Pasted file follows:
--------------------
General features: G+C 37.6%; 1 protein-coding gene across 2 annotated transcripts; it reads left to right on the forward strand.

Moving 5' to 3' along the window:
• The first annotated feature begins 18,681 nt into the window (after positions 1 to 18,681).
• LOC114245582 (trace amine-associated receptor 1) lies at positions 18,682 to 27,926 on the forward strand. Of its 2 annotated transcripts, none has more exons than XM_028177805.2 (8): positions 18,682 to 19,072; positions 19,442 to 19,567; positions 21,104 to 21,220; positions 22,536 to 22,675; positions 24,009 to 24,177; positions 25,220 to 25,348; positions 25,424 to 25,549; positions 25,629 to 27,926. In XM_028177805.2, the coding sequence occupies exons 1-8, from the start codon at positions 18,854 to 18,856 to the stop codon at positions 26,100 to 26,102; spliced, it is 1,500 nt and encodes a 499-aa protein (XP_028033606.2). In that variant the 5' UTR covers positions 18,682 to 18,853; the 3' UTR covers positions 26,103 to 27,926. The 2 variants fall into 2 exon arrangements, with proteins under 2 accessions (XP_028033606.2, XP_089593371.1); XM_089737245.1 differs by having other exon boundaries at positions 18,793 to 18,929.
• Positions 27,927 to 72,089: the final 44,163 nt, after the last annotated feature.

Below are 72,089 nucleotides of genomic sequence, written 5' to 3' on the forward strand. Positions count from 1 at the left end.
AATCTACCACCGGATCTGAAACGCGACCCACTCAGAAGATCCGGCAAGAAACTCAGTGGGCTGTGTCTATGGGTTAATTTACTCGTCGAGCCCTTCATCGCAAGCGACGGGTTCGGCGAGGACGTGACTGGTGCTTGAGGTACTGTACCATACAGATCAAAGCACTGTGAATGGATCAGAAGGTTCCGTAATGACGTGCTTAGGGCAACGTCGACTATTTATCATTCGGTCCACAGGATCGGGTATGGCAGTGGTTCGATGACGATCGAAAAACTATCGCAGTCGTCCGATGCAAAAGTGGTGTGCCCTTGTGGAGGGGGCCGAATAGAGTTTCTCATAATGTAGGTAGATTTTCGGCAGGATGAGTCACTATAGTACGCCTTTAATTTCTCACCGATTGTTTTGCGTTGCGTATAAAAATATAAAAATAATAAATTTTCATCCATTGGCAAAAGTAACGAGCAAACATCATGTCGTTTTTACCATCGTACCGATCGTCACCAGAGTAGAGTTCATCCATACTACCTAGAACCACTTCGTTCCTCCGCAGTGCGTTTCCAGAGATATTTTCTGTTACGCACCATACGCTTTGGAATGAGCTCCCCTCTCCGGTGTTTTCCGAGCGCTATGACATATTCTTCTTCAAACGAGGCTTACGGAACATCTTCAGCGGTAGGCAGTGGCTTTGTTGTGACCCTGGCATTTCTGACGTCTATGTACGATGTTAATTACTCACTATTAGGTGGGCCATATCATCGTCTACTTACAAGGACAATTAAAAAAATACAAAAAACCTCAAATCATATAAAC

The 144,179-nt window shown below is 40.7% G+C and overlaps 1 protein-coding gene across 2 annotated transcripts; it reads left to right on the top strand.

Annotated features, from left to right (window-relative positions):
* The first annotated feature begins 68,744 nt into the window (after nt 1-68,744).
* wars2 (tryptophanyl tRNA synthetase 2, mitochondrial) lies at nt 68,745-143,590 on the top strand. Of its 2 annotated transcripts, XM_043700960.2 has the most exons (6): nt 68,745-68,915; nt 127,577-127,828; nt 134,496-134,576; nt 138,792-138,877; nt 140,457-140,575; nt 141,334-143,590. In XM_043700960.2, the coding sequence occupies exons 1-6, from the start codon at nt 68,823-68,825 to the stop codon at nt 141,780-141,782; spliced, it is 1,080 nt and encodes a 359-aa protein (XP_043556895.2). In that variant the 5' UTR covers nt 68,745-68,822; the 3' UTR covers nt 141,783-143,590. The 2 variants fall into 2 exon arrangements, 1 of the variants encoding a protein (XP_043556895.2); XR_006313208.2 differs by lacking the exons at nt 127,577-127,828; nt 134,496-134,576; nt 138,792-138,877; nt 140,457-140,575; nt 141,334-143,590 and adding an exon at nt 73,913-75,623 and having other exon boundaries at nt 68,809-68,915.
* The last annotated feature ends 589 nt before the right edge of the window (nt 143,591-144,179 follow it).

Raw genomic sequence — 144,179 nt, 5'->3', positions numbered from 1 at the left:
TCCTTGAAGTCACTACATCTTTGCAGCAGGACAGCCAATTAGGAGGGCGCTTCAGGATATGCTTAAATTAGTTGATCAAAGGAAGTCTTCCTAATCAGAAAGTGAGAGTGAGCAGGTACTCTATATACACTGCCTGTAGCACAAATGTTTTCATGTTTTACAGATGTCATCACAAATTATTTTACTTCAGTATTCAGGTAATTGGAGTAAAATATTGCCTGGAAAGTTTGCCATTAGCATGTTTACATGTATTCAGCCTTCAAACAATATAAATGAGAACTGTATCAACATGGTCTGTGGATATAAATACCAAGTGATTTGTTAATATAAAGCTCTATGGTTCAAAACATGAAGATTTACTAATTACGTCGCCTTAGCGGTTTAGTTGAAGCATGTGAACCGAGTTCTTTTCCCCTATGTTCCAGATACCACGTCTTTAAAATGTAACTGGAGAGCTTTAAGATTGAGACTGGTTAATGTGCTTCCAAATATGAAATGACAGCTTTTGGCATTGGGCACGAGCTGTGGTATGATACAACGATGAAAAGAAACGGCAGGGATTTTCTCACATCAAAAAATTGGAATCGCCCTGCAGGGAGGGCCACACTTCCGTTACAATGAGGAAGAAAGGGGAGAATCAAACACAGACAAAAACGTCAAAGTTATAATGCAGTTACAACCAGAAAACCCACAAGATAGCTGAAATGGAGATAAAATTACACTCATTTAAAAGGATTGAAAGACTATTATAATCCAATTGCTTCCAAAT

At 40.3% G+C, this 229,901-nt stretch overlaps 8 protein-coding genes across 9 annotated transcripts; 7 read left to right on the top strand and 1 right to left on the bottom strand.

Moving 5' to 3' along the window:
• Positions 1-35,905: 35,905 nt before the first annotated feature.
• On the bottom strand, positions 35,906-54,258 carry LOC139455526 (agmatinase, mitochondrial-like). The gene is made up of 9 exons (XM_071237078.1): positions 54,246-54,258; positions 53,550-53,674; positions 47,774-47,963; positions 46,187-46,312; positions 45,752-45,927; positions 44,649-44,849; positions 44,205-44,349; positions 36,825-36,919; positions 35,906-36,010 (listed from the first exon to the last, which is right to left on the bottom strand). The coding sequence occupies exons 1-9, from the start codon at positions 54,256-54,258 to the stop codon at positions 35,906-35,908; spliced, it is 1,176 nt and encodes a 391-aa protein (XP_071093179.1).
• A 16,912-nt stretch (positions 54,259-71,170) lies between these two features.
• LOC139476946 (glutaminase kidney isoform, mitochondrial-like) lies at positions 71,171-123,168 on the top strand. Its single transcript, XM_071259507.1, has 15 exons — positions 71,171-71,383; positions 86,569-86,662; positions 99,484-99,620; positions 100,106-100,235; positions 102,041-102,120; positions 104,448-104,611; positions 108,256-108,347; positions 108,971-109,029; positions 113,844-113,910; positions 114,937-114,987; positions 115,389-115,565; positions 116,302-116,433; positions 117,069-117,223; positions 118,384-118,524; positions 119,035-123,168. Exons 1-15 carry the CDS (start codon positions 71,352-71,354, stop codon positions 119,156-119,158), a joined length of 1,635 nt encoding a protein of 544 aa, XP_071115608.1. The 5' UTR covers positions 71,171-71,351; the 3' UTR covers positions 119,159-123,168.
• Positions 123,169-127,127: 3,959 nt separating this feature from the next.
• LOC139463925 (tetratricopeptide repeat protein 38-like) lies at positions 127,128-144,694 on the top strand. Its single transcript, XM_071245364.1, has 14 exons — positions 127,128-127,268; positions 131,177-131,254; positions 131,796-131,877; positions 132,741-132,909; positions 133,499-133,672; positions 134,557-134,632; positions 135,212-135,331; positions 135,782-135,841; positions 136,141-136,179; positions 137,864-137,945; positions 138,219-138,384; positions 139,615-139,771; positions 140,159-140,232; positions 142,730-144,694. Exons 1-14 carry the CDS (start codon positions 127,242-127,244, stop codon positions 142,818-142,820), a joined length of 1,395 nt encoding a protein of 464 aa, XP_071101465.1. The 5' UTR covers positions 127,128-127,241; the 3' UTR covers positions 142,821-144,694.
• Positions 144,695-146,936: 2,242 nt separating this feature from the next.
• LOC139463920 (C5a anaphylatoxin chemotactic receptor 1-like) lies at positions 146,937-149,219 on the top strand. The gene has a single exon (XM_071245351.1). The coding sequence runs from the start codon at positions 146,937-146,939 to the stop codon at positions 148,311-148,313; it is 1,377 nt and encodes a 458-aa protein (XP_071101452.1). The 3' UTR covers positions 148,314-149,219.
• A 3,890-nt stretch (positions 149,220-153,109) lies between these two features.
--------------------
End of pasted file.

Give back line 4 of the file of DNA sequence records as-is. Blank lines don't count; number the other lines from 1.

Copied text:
• LOC114245582 (trace amine-associated receptor 1) lies at positions 18,682 to 27,926 on the forward strand. Of its 2 annotated transcripts, none has more exons than XM_028177805.2 (8): positions 18,682 to 19,072; positions 19,442 to 19,567; positions 21,104 to 21,220; positions 22,536 to 22,675; positions 24,009 to 24,177; positions 25,220 to 25,348; positions 25,424 to 25,549; positions 25,629 to 27,926. In XM_028177805.2, the coding sequence occupies exons 1-8, from the start codon at positions 18,854 to 18,856 to the stop codon at positions 26,100 to 26,102; spliced, it is 1,500 nt and encodes a 499-aa protein (XP_028033606.2). In that variant the 5' UTR covers positions 18,682 to 18,853; the 3' UTR covers positions 26,103 to 27,926. The 2 variants fall into 2 exon arrangements, with proteins under 2 accessions (XP_028033606.2, XP_089593371.1); XM_089737245.1 differs by having other exon boundaries at positions 18,793 to 18,929.